After hearing of the theft T’Challa’s friend W’Kabi urges the new King to apprehend Klaue and bring him back to face justice for his crimes against Wakanda. Not capturing Klaue was always considered a failing of King T’Chaka and W’Kabi has a personal grudge against the arms dealer who murdered his parents in cold blood.

 

After learning the artefact is due to be sold in Busan, South Korea T’Challa, one of his best warriors Okoya (Danai Gurira) and his former lover Nakia (Lupita Nyong’o) head to the location of the exchange. Here they meet CIA Agent Ross who was the person Klaue was going to sell the artefact to. The deal goes sour with a fire fight erupting, and during a chase through the city in which T’Challa assumes his guise as Black Panther, Klaue is captured. However he is taken into CIA custody. T’Challa clashes with Ross over who should get custody of Klaue and Ross informs T’Challa that keeping his identity as the Black Panther secret was not easy. Plus the new King of Wakanda doesn’t have the jurisdiction to take possession of Klaue from the CIA.

 

Stevens breaks Klaue out of custody and Ross is badly injured saving Nakia, so T’Challa decides to take him back to Wakanda so their science can heal his injuries and save his life. Upon their return W’Kabi is not happy to learn Klaue has escaped them yet again and his faith in T’Challa’s ability to be King is severely challenged.

 

Meanwhile Steven’s past is revealed and to T’Challa’s shock the former Black-Op nicknamed “Killmonger” comes to Wakanda to challenge its current King for the throne…

 

The first point that I needs to be made is that of the Marvel films Black Panther is probably the least Marvel film in the Marvel Cinematic Universe…and if you are sitting comfortably I shall tell you why.

 

The story is not about fighting huge evils or the fate of the world hanging in the balance it is about T’Challa taking up the mantle of the Black Panther and a challenger coming out of the woodwork who thinks that Wakanda needs to be run “correctly”.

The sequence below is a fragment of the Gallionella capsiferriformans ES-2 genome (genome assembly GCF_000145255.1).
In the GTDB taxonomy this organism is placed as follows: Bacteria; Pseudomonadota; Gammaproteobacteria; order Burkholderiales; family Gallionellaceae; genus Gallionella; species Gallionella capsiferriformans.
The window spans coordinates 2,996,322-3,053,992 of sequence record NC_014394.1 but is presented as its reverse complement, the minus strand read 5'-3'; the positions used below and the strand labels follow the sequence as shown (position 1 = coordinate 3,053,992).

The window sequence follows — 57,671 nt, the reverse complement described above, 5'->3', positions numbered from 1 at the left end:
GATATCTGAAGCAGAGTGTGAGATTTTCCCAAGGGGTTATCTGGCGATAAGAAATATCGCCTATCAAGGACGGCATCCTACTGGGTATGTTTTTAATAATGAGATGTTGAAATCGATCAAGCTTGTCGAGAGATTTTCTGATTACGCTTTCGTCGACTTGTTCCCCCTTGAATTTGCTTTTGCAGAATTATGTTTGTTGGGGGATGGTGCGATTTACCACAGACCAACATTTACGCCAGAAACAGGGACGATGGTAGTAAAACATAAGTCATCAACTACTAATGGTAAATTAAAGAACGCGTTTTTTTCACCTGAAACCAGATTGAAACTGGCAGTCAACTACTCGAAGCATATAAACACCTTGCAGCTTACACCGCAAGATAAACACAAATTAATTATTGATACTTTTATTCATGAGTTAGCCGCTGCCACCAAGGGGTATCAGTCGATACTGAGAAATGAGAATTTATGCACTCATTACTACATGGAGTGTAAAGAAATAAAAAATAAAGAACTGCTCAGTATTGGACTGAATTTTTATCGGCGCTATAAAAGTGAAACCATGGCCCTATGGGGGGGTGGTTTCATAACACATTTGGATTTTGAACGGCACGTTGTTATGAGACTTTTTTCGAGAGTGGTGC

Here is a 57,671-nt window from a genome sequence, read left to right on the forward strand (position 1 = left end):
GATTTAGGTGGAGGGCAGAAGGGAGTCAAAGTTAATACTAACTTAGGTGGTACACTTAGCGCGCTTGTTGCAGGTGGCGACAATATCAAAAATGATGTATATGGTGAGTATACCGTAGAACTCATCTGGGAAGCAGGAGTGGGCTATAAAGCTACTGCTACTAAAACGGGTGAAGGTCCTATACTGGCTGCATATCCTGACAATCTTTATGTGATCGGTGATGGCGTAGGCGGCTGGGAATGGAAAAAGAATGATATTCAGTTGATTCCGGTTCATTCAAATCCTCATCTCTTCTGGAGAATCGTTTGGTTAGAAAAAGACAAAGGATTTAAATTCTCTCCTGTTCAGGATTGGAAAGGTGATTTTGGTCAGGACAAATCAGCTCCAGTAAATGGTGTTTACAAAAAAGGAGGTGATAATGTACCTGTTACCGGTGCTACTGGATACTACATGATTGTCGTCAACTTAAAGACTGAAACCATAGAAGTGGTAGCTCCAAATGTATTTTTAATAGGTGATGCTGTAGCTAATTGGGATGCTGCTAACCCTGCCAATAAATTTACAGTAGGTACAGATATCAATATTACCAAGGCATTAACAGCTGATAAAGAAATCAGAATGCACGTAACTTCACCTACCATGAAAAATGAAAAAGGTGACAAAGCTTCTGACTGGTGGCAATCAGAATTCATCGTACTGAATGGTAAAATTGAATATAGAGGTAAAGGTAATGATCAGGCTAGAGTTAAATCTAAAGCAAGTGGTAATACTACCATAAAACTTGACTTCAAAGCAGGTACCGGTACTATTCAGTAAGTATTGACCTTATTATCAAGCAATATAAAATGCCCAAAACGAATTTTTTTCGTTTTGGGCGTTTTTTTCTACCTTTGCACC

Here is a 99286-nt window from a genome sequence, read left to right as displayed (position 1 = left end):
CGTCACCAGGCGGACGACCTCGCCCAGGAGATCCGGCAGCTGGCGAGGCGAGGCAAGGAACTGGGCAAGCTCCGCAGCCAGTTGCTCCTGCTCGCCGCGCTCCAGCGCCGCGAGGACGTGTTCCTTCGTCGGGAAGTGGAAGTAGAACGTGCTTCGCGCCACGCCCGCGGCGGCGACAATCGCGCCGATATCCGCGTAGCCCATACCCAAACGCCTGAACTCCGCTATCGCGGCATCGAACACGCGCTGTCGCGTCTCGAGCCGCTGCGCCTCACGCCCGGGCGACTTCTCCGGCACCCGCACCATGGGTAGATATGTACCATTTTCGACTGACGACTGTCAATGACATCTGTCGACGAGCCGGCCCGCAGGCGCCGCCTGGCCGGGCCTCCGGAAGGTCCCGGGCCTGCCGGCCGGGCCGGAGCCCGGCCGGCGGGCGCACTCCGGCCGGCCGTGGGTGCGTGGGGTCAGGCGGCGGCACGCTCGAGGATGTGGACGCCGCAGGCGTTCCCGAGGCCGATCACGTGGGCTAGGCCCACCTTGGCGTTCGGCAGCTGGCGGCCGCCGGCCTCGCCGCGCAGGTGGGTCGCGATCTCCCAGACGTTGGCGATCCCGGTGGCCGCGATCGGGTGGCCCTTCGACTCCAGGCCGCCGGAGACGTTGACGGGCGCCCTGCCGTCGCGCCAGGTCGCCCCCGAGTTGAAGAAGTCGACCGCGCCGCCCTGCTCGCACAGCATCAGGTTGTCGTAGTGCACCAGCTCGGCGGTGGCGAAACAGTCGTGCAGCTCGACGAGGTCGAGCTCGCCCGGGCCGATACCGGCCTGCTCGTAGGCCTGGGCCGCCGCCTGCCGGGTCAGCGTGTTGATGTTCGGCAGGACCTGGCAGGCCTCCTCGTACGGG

Wakanda is basically an economic superpower and the vibranium has given them advanced technology, and medicines. However instead of using this formidable power the Wakandan Monarch has been content to sit behind their shield and allow millions of people of African descent to be persecuted. In the wider world the brothers and sisters of the Wakandan people have been used a slaves, killed without hesitation, and treated as second-class citizens…

 

I need to drop this before I say anymore…

 

 

Stevens turns out to be N’Jobu’s son and after T’Chaka confronted him about stealing vibranium a scuffle resulted in N’Jobu’s death. However instead of bringing N’Jobu’s child home, T’Chaka left him where he was to fend for himself. As a result Stevens (who’s Wakanda name is N’Jakada) has witnessed the atrocities being committed against his people the world over.

 

He wants to take over the throne of Wakanda in order to arm his brothers and sisters so they can overthrow the people that have been oppressing them for centuries. It turns out that Wakanda has spies everywhere that would take up the fight if their King demands it of them.

 

When N’Jakada arrives in Wakanda it is only T’Challa who knows of his lineage, so when Wakanda’s lost son returns his challenge to the throne could have been denied but T’Challa doesn’t do that. He is struggling with the truth that his father left this innocent child alone rather then bring him home and reveal to his people that N’Jobu turned traitor. When they battle N’Jakada is the better warrior and following T’Challa’s defeat and apparent death, N’Jakada becomes the new ruler of Wakanda with its people bound to serve him to matter how radical his policies.

 

What makes N’Jakada so interesting is that he has legitimate points, to safeguard Wakanda’s true powers its Kings have allowed countless African descendants to be enslaved or killed. When someone had a full stomach, a comfortable bed, and a roof over their head it is very easy to overlook the suffering of people who struggle to even feed themselves. N’Jakada is seeking to cause mayhem across the world but it isn’t for the sake of wiping out humanity, nor is he out for revenge against someone who wronged him. He has no personal vendetta against T’Challa, he is simply the one currently sitting on the throne, so he is an obstacle to be removed.